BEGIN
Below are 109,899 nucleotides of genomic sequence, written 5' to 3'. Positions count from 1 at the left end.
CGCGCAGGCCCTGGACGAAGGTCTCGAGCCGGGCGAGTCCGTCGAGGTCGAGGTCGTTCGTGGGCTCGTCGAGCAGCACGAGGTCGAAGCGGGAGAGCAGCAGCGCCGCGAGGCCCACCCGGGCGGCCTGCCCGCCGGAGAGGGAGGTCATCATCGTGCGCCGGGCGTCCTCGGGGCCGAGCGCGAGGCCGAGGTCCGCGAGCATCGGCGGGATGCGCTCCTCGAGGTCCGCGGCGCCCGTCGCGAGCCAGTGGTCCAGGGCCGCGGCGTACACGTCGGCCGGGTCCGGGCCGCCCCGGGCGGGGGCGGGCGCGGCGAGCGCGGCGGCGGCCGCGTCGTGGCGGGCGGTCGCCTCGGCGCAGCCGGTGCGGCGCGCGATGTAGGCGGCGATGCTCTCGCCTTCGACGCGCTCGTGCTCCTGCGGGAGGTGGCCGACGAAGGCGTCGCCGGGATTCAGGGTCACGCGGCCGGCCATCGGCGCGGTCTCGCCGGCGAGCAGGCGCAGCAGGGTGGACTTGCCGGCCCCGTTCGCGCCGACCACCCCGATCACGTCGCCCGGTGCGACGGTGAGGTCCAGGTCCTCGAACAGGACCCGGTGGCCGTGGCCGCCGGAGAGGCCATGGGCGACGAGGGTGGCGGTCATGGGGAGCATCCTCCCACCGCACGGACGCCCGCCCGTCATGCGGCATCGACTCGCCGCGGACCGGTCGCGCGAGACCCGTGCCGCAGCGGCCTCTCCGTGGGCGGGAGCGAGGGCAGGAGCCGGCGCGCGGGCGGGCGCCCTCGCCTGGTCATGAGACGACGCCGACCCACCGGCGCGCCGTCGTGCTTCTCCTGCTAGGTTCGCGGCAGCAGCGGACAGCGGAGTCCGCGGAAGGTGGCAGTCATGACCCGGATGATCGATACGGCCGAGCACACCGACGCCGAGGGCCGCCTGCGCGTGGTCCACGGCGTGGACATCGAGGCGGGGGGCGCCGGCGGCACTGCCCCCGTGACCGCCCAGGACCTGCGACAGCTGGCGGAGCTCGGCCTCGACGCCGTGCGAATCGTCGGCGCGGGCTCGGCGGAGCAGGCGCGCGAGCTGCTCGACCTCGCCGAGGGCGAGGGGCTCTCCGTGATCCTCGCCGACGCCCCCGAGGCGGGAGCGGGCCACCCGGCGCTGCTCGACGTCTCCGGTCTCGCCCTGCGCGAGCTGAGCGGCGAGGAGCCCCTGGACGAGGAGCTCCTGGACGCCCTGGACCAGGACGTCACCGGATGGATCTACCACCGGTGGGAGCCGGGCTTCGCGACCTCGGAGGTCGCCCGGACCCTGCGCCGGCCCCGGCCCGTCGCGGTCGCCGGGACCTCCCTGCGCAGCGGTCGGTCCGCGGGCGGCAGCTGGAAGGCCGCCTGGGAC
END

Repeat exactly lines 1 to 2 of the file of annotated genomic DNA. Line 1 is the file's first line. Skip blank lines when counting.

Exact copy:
Below are 109,899 nucleotides of genomic sequence, written 5' to 3'. Positions count from 1 at the left end.
CGCGCAGGCCCTGGACGAAGGTCTCGAGCCGGGCGAGTCCGTCGAGGTCGAGGTCGTTCGTGGGCTCGTCGAGCAGCACGAGGTCGAAGCGGGAGAGCAGCAGCGCCGCGAGGCCCACCCGGGCGGCCTGCCCGCCGGAGAGGGAGGTCATCATCGTGCGCCGGGCGTCCTCGGGGCCGAGCGCGAGGCCGAGGTCCGCGAGCATCGGCGGGATGCGCTCCTCGAGGTCCGCGGCGCCCGTCGCGAGCCAGTGGTCCAGGGCCGCGGCGTACACGTCGGCCGGGTCCGGGCCGCCCCGGGCGGGGGCGGGCGCGGCGAGCGCGGCGGCGGCCGCGTCGTGGCGGGCGGTCGCCTCGGCGCAGCCGGTGCGGCGCGCGATGTAGGCGGCGATGCTCTCGCCTTCGACGCGCTCGTGCTCCTGCGGGAGGTGGCCGACGAAGGCGTCGCCGGGATTCAGGGTCACGCGGCCGGCCATCGGCGCGGTCTCGCCGGCGAGCAGGCGCAGCAGGGTGGACTTGCCGGCCCCGTTCGCGCCGACCACCCCGATCACGTCGCCCGGTGCGACGGTGAGGTCCAGGTCCTCGAACAGGACCCGGTGGCCGTGGCCGCCGGAGAGGCCATGGGCGACGAGGGTGGCGGTCATGGGGAGCATCCTCCCACCGCACGGACGCCCGCCCGTCATGCGGCATCGACTCGCCGCGGACCGGTCGCGCGAGACCCGTGCCGCAGCGGCCTCTCCGTGGGCGGGAGCGAGGGCAGGAGCCGGCGCGCGGGCGGGCGCCCTCGCCTGGTCATGAGACGACGCCGACCCACCGGCGCGCCGTCGTGCTTCTCCTGCTAGGTTCGCGGCAGCAGCGGACAGCGGAGTCCGCGGAAGGTGGCAGTCATGACCCGGATGATCGATACGGCCGAGCACACCGACGCCGAGGGCCGCCTGCGCGTGGTCCACGGCGTGGACATCGAGGCGGGGGGCGCCGGCGGCACTGCCCCCGTGACCGCCCAGGACCTGCGACAGCTGGCGGAGCTCGGCCTCGACGCCGTGCGAATCGTCGGCGCGGGCTCGGCGGAGCAGGCGCGCGAGCTGCTCGACCTCGCCGAGGGCGAGGGGCTCTCCGTGATCCTCGCCGACGCCCCCGAGGCGGGAGCGGGCCACCCGGCGCTGCTCGACGTCTCCGGTCTCGCCCTGCGCGAGCTGAGCGGCGAGGAGCCCCTGGACGAGGAGCTCCTGGACGCCCTGGACCAGGACGTCACCGGATGGATCTACCACCGGTGGGAGCCGGGCTTCGCGACCTCGGAGGTCGCCCGGACCCTGCGCCGGCCCCGGCCCGTCGCGGTCGCCGGGACCTCCCTGCGCAGCGGTCGGTCCGCGGGCGGCAGCTGGAAGGCCGCCTGGGAC